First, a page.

National Botanic Gardens of Malawi
There are three National Botanic Gardens in Malawi: Zomba Botanic Garden in the south, Lilongwe Botanic Garden in central Malawi, and Mzuzu Botanic Garden in the northern region. Sir Alexander Whyte, who worked as a government botanist under the British administration, established Zomba Botanic Garden between 1891 and 1895. The garden served as an experimental garden for ornamentals and economic plants collected from the British Empire. Lilongwe and Mzuzu Botanic Gardens were established a century later, in 1989, as independent institutions, two years after the establishment of the National Herbarium and Botanic Gardens of Malawi. The Lilongwe and Mzuzu Gardens were established with the purpose of conserving regional flora.
The gardens serve as the following:
Systematic collections of the representatives of the major plant families, and the vegetation types of Malawi including indigenous and exotic plant species of both economic and medicinal value.
Conservation areas for threatened, endangered, endemic, and indigenous species of Malawi.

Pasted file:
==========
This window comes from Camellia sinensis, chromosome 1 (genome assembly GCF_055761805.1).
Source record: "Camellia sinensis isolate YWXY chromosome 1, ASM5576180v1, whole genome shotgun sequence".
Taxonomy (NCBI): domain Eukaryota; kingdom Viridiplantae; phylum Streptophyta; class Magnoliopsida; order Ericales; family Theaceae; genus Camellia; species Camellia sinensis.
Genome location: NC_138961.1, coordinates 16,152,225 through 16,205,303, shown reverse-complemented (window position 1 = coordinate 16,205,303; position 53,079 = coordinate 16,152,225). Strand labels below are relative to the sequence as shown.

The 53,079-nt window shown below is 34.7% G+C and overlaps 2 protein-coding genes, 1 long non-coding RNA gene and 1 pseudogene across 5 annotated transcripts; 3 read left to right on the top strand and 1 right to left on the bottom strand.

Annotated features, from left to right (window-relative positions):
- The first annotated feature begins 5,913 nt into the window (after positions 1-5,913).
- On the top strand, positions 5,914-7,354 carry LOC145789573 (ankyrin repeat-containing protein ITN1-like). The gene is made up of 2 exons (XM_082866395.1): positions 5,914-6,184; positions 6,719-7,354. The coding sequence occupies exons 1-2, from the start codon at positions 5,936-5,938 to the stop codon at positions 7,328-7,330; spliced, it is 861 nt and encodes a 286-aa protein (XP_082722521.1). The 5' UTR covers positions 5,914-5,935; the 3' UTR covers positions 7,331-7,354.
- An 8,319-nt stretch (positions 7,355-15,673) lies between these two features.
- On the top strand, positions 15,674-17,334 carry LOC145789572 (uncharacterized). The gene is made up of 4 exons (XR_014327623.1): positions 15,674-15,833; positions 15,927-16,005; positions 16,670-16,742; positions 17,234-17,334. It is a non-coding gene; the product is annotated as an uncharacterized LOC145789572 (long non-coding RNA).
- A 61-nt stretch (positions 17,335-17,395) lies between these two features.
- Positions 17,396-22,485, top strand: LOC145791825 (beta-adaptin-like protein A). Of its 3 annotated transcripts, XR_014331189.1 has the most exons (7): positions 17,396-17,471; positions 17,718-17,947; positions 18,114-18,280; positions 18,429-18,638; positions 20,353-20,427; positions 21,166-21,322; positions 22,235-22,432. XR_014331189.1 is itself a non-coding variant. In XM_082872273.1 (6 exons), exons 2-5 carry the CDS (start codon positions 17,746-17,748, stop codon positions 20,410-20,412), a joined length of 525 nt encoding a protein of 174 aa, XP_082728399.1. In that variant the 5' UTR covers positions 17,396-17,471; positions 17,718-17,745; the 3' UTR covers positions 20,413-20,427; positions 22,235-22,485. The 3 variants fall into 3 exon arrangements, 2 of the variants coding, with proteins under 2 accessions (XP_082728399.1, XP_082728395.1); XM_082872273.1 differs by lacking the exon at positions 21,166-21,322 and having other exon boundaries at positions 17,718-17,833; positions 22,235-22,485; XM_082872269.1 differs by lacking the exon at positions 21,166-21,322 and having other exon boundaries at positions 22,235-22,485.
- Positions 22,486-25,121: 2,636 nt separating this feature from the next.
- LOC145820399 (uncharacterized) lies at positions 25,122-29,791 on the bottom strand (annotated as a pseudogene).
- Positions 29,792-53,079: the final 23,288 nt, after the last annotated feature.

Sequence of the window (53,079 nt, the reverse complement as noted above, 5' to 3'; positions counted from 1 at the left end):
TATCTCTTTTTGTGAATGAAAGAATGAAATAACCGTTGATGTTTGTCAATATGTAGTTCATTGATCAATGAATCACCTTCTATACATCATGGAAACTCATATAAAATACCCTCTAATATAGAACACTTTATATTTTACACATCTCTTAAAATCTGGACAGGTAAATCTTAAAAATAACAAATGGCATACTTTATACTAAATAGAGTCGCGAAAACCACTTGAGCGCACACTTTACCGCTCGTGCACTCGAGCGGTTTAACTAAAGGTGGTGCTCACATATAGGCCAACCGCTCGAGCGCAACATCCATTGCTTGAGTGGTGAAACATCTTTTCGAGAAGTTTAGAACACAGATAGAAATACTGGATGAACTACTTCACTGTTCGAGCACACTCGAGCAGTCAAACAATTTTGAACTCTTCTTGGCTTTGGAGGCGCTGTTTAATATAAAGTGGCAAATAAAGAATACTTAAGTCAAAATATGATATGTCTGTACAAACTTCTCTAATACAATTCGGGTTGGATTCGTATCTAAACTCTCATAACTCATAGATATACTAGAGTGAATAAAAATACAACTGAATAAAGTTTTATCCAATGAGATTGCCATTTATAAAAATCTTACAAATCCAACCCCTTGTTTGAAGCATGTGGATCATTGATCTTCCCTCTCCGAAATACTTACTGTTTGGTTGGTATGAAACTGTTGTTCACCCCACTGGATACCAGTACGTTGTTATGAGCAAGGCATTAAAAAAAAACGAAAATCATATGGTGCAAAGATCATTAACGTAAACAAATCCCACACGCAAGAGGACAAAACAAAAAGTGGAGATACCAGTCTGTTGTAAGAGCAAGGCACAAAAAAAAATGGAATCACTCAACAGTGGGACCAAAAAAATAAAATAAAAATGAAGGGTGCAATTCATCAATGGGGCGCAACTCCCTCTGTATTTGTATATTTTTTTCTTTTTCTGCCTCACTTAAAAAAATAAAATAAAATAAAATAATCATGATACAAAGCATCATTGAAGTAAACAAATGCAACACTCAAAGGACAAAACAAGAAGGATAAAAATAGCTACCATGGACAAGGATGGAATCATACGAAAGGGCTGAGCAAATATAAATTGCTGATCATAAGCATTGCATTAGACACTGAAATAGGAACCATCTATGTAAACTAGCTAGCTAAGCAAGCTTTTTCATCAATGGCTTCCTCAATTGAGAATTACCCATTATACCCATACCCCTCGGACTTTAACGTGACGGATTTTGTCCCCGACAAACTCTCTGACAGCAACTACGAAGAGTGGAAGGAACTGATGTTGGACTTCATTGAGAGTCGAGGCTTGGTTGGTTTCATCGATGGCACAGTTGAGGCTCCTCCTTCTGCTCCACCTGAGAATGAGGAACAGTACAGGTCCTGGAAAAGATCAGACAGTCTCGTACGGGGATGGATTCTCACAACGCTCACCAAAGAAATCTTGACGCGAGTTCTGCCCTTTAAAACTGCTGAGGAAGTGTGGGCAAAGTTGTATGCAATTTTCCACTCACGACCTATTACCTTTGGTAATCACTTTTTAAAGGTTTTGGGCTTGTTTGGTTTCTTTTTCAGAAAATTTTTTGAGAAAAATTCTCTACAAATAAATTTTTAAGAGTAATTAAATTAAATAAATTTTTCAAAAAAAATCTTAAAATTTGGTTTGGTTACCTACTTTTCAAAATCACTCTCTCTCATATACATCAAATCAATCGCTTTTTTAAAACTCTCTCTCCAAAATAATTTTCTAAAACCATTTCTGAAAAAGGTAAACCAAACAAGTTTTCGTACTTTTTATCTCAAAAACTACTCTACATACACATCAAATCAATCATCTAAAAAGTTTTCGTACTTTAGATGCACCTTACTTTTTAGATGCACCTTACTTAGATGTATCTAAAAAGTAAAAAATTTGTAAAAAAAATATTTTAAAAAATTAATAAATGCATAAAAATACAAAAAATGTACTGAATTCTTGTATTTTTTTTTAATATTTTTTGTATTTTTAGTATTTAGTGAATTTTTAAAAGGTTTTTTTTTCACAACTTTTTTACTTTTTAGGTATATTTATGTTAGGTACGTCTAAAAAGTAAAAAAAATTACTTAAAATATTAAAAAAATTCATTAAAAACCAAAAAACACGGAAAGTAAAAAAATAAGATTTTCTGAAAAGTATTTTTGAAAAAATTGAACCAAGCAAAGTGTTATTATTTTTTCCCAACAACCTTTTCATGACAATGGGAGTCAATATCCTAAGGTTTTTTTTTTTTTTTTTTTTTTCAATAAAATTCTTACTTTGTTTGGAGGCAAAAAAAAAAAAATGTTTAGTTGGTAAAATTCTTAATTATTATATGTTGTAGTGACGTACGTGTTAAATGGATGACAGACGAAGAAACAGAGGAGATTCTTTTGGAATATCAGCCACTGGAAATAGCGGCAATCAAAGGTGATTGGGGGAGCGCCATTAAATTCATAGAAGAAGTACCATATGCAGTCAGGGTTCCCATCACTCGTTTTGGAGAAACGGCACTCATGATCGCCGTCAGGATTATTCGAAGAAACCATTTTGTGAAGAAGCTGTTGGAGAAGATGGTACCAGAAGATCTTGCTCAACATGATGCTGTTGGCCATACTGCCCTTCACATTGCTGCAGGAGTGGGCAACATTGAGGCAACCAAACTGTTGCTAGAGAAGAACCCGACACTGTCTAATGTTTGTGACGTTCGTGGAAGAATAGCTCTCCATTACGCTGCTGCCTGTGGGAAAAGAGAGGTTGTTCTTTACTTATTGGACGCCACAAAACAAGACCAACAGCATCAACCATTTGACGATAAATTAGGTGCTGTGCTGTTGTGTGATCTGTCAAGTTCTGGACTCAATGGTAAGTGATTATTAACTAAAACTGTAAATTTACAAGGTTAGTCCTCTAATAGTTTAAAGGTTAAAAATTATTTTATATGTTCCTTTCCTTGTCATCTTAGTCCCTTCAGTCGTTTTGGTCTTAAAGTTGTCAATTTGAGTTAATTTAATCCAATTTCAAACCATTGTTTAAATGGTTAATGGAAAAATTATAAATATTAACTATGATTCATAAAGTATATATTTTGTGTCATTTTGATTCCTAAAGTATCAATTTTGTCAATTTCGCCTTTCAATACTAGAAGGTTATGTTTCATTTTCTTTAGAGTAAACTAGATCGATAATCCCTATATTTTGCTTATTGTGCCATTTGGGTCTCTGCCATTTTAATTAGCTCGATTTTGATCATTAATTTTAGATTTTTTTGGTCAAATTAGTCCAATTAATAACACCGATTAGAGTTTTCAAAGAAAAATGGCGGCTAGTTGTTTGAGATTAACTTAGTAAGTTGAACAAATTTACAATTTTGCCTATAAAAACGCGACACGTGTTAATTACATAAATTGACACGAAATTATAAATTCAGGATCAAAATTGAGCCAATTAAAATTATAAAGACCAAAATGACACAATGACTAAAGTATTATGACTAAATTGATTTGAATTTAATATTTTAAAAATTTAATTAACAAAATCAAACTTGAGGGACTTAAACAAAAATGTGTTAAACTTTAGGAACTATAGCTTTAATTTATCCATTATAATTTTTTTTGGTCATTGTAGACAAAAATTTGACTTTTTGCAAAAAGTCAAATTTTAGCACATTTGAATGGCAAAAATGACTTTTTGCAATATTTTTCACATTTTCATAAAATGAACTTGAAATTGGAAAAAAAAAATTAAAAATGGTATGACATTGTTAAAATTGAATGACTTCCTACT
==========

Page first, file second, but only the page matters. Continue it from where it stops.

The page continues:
Environmental and educational facilities.
Testing grounds for introduced botanical materials in collaboration with other appropriate institutions.
Areas for the promotion of greater knowledge and expertise in horticulture.
Areas of public amenity and promenade.
Areas for carrying out research on the flora and vegetation of Malawi.
The living collections of the three gardens are at different stages of development. The living collection in Zomba Botanic Garden is diverse, owing to its existence of over 100 years. Mzuzu and Lilongwe Gardens have concentrated on ex situ conservation of flora specific to the surrounding areas. Because the living collections in the three gardens are so dissimilar, I describe them separately in this article.
of the Collections
The plant collections in Zomba, Lilongwe, and Mzuzu Botanic Gardens are a valuable resource. Time and money are put into training staff members to maintain these collections. The programme of work and maintenance cultural practices are documented, so that these are accessible to others who may want to use them. Our gardens are for posterity.
óby Lloyd Nkoloma
SABONET News 6.1: 22